2017 FICPI China Symposium in Hangzhou

By: Han-Mei Tso and Jude Yi

The International Federation of Intellectual Property Attorneys (FICPI) China Symposium (Hangzhou) 2017, also called the 6th China IP Symposium, was held in Hangzhou, the capital city of eastern China’s Zhejiang province, from March 30 to April 1, 2017. Hangzhou, a “Historic and Cultural City”, was most recently known for successfully hosting the 11th G20 Summit. Additionally, Osha Liang’s China office is located in Hangzhou.

The event drew over 250 attendees from countries all over the world, including IP professionals and those who have great interest in IP matters. The Symposium focused on the latest developments of the Chinese intellectual property system and larger global trends. Hot topics included Opportunities and Challenges Patent Agencies Are Facing, New Trends of Patent Judicial Protection, and Examination of Computer Software Related Patent Application et al. Highlighted below are some of the remarkable discussions that took place during the event.      

Opportunities and Challenges Patent Agencies Are Facing

Four speakers from China, Japan, India, and the United Kingdom, respectively, shared their insights into the current landscape of IP services both globally and locally, and analyzed the challenges imposed upon traditional IP service providers, i.e. IP law firms and agencies, as non-professionals intrude in IP professional practice and as IT systems and Internet services improve at such a fast pace. An ongoing issue discussed throughout the session was whether evolving artificial intelligence, such as machine translation supported by Neural Networks Learning, will threaten the need for the expertise of IP professionals and to what extent it could present a problem in the coming years. Interestingly, this issue lit up an enthusiastic debate between the speakers and the audience during the Q&A session. As the speaker from China said during his presentation, both “pessimists” and “optimists” exist when we are faced with such a reality.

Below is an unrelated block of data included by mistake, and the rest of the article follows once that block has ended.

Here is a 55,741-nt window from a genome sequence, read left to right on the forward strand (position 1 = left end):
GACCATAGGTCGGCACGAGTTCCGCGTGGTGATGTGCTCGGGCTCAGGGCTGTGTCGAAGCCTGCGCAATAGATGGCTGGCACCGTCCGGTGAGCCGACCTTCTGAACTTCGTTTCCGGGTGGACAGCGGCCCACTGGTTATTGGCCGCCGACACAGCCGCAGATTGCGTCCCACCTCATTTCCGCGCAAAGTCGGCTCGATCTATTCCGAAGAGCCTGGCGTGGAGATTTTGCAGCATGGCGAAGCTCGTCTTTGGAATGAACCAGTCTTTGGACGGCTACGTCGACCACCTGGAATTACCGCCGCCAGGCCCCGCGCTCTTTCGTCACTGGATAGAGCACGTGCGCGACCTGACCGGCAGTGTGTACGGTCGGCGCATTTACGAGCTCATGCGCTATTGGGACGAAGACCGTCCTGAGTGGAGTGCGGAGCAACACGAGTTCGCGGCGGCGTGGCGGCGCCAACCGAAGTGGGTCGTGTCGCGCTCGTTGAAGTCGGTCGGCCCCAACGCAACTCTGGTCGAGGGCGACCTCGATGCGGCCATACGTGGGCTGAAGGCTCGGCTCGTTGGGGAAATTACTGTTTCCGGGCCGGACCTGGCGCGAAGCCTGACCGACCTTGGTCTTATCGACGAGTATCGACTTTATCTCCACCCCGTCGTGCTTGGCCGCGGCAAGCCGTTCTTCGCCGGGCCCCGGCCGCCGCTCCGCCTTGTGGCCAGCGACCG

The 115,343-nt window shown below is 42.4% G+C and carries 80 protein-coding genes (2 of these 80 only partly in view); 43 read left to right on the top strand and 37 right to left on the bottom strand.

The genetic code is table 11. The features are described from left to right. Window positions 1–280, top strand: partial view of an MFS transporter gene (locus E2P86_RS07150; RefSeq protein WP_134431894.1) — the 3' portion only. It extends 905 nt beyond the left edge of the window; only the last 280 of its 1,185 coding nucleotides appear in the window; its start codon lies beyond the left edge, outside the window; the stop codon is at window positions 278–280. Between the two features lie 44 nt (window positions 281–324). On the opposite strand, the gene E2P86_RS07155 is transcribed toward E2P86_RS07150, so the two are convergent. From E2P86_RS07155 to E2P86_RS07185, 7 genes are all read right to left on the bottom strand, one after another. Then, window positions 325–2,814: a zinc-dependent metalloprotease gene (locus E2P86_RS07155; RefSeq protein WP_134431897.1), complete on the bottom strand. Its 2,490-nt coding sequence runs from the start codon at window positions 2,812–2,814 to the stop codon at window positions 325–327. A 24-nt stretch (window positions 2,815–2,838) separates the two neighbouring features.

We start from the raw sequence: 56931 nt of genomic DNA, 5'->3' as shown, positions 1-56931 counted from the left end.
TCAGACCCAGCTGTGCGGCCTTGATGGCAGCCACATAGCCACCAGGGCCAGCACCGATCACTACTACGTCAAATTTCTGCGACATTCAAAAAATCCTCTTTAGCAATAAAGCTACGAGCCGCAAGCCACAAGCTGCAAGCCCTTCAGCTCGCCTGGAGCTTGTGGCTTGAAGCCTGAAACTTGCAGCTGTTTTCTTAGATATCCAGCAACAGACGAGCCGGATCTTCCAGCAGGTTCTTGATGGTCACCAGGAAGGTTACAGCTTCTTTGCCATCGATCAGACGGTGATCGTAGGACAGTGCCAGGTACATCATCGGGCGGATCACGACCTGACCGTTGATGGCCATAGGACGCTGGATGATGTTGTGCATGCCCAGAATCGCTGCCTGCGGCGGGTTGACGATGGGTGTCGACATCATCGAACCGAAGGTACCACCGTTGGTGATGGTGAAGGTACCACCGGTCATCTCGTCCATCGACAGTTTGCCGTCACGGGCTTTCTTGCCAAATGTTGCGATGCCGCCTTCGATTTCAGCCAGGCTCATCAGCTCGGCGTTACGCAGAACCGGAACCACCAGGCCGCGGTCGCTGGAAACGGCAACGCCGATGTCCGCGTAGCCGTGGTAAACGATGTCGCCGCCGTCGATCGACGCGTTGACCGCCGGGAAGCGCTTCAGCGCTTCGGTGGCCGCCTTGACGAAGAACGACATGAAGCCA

New Trends of Patent Judicial Protection

In this session, Mr. Jun Yi, the director of the Technical Investigation Department of Beijing Intellectual Property Court, brought a report of how the Beijing IP Court has operated over the past two years, since its founding on November 6, 2014. As statistics show, cases filed and settled have increased over 40% from 2015 to 2016, exhibiting the expansion of IP-related contentious matters and the popularity of the Beijing IP Court as well. Mr. Yi also expressed confidence in the Court’s robust capability of trying patent infringement cases, while referring specifically to the system of Technical Investigation Officers utilized by the court.

Another Chinese speaker, Mr. Fenbo Tao of Liu Shen & Associates, discussed a case study on a recent shocking – in terms of damages – case decided by the Beijing IP Court on December 8, 2016, known as the Watchdata v. Hengbao case. The Court awarded the plaintiff Watchdata 49 million CNY, which was the highest damages award issued by this Court since it began. Mr. Tao guided the audience through the process of how the Beijing IP Court calculated and determined the damages amount, showing the Court’s willingness to enhance reasonable patent infringement damages supported by clear evidence.

Examination of Computer Software Related Patent Application

As far as computer software related patent applications are concerned, the world’s IP systems have been haunted by more uncertainties and difficulties than most other technical fields. The speakers of this session, who came from different regions of the world, depicted the ebb and flow of computer software-related patents or patent applications around the globe. Ms. Yonghong Li, the General Director of Electrical Department of the State Intellectual Property Office (SIPO), delivered her presentation on the revisions of the Chinese Guidelines for Patent Examination on April 1, 2017, which had just come into effect that very day. Director Li articulated with impressive clarity the rationale behind the amendments to the 9th Chapter of the Guidelines that regulates SIPO’s examination of software-related patent applications, showing SIPO’s open and positive attitude towards these types of patent applications. For more information on the amendments and the resulting implications, please see Osha Liang’s previous newsletter. [LINK]

Following this discussion, Osha Liang managing partner, Mr. Jonathan Osha, gave a presentation on the current situation and concerns over a lack of clear standard with respect to subject matter eligibility of patents on computer-implemented inventions in the United States since the U.S. Supreme Court’s Alice[1] decision issued in 2014. Despite the unstable conditions in the U.S. relating to eligibility of patents on computer-implemented inventions, Mr. Osha provided valuable recommendations on how to prepare patent applications for computer-implemented inventions to better ensure its patent eligibility.

The event closed with the traditional Chinese roundtable banquet after the last session and was followed by an excursion around the beautiful city of Hangzhou the next day.

[1] Alice Corp. v. CLS Bank International, 134 S. Ct. 2347 (2014)